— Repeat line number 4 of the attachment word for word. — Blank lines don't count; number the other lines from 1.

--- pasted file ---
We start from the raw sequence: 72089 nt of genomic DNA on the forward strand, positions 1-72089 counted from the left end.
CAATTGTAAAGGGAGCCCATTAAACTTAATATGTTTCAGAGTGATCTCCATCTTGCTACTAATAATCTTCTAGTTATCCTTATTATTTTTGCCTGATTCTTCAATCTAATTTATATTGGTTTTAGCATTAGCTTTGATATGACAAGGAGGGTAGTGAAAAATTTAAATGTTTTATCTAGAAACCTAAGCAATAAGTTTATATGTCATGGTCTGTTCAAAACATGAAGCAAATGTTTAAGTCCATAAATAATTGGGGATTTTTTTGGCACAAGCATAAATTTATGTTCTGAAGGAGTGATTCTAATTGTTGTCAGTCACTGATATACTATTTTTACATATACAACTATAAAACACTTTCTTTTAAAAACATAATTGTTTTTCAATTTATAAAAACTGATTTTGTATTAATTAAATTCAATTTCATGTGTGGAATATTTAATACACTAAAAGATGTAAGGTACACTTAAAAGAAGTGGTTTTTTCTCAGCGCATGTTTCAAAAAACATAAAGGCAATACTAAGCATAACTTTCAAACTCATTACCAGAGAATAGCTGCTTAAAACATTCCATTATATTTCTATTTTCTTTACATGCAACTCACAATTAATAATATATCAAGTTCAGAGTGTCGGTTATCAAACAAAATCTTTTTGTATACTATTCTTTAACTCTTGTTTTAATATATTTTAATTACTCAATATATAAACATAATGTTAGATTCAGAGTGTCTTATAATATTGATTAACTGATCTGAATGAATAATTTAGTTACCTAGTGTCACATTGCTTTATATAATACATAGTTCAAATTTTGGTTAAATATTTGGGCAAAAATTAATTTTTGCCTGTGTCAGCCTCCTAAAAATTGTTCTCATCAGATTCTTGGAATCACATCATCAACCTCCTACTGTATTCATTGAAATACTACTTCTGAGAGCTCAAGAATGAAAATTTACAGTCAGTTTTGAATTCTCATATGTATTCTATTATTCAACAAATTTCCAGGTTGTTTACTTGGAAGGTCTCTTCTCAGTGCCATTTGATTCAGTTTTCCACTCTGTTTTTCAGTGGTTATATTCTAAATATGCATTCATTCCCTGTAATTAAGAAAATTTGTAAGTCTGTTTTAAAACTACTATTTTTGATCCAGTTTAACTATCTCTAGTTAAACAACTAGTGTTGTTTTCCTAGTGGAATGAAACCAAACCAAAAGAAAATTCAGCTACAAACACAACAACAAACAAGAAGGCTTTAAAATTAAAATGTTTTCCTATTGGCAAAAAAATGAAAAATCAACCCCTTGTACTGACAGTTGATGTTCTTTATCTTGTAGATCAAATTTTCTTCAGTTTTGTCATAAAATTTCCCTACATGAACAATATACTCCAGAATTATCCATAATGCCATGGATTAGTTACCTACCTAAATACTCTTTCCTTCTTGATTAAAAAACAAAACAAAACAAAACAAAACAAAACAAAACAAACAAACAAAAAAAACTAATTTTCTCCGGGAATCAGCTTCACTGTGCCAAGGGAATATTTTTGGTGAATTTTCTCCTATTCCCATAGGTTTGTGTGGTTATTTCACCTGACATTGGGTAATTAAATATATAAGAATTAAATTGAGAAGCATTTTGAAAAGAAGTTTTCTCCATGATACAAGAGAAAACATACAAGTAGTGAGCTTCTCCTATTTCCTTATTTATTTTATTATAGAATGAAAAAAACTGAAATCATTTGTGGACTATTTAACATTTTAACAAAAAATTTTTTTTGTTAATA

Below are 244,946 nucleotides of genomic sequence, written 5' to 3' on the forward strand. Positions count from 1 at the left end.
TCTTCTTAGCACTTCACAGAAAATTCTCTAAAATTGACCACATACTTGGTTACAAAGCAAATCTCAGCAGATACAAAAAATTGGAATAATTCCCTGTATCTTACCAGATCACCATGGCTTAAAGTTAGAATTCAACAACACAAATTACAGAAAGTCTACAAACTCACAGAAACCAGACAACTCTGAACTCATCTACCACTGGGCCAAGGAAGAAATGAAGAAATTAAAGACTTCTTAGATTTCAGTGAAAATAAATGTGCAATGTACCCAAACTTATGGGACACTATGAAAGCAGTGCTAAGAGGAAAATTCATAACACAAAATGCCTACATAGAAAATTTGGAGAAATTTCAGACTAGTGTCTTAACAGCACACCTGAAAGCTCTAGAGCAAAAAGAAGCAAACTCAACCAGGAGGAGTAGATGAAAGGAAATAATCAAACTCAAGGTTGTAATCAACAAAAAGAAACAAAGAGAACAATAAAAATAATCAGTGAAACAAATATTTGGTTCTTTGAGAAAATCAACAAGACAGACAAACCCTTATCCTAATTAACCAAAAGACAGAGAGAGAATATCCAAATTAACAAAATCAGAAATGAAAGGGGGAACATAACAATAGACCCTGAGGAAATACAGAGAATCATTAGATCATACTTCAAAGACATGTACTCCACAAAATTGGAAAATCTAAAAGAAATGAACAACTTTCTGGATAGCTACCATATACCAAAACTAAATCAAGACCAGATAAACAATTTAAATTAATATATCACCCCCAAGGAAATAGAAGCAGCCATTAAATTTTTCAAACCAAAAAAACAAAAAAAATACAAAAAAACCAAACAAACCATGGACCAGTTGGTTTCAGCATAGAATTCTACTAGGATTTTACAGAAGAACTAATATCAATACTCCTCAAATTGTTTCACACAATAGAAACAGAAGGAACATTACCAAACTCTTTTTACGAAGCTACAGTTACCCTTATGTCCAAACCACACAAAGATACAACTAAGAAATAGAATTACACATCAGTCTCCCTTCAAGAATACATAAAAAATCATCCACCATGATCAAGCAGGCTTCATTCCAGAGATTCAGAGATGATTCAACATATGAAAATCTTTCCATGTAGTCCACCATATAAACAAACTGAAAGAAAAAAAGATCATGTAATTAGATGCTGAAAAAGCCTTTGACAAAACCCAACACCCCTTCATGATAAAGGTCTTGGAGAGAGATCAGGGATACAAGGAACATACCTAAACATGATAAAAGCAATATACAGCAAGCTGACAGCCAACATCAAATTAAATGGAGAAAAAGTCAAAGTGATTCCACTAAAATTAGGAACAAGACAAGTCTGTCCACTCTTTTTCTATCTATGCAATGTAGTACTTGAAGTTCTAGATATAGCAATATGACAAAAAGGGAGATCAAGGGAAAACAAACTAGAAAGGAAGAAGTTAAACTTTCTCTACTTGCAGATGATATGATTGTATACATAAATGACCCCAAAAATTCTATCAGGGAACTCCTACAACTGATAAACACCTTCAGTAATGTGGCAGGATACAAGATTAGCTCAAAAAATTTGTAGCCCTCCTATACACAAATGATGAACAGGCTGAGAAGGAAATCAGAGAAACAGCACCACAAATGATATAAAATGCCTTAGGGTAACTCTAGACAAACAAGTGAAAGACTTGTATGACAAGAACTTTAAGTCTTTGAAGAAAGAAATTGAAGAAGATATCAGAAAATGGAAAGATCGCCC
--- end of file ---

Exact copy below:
TCTTCTTAGCACTTCACAGAAAATTCTCTAAAATTGACCACATACTTGGTTACAAAGCAAATCTCAGCAGATACAAAAAATTGGAATAATTCCCTGTATCTTACCAGATCACCATGGCTTAAAGTTAGAATTCAACAACACAAATTACAGAAAGTCTACAAACTCACAGAAACCAGACAACTCTGAACTCATCTACCACTGGGCCAAGGAAGAAATGAAGAAATTAAAGACTTCTTAGATTTCAGTGAAAATAAATGTGCAATGTACCCAAACTTATGGGACACTATGAAAGCAGTGCTAAGAGGAAAATTCATAACACAAAATGCCTACATAGAAAATTTGGAGAAATTTCAGACTAGTGTCTTAACAGCACACCTGAAAGCTCTAGAGCAAAAAGAAGCAAACTCAACCAGGAGGAGTAGATGAAAGGAAATAATCAAACTCAAGGTTGTAATCAACAAAAAGAAACAAAGAGAACAATAAAAATAATCAGTGAAACAAATATTTGGTTCTTTGAGAAAATCAACAAGACAGACAAACCCTTATCCTAATTAACCAAAAGACAGAGAGAGAATATCCAAATTAACAAAATCAGAAATGAAAGGGGGAACATAACAATAGACCCTGAGGAAATACAGAGAATCATTAGATCATACTTCAAAGACATGTACTCCACAAAATTGGAAAATCTAAAAGAAATGAACAACTTTCTGGATAGCTACCATATACCAAAACTAAATCAAGACCAGATAAACAATTTAAATTAATATATCACCCCCAAGGAAATAGAAGCAGCCATTAAATTTTTCAAACCAAAAAAACAAAAAAAATACAAAAAAACCAAACAAACCATGGACCAGTTGGTTTCAGCATAGAATTCTACTAGGATTTTACAGAAGAACTAATATCAATACTCCTCAAATTGTTTCACACAATAGAAACAGAAGGAACATTACCAAACTCTTTTTACGAAGCTACAGTTACCCTTATGTCCAAACCACACAAAGATACAACTAAGAAATAGAATTACACATCAGTCTCCCTTCAAGAATACATAAAAAATCATCCACCATGATCAAGCAGGCTTCATTCCAGAGATTCAGAGATGATTCAACATATGAAAATCTTTCCATGTAGTCCACCATATAAACAAACTGAAAGAAAAAAAGATCATGTAATTAGATGCTGAAAAAGCCTTTGACAAAACCCAACACCCCTTCATGATAAAGGTCTTGGAGAGAGATCAGGGATACAAGGAACATACCTAAACATGATAAAAGCAATATACAGCAAGCTGACAGCCAACATCAAATTAAATGGAGAAAAAGTCAAAGTGATTCCACTAAAATTAGGAACAAGACAAGTCTGTCCACTCTTTTTCTATCTATGCAATGTAGTACTTGAAGTTCTAGATATAGCAATATGACAAAAAGGGAGATCAAGGGAAAACAAACTAGAAAGGAAGAAGTTAAACTTTCTCTACTTGCAGATGATATGATTGTATACATAAATGACCCCAAAAATTCTATCAGGGAACTCCTACAACTGATAAACACCTTCAGTAATGTGGCAGGATACAAGATTAGCTCAAAAAATTTGTAGCCCTCCTATACACAAATGATGAACAGGCTGAGAAGGAAATCAGAGAAACAGCACCACAAATGATATAAAATGCCTTAGGGTAACTCTAGACAAACAAGTGAAAGACTTGTATGACAAGAACTTTAAGTCTTTGAAGAAAGAAATTGAAGAAGATATCAGAAAATGGAAAGATCGCCC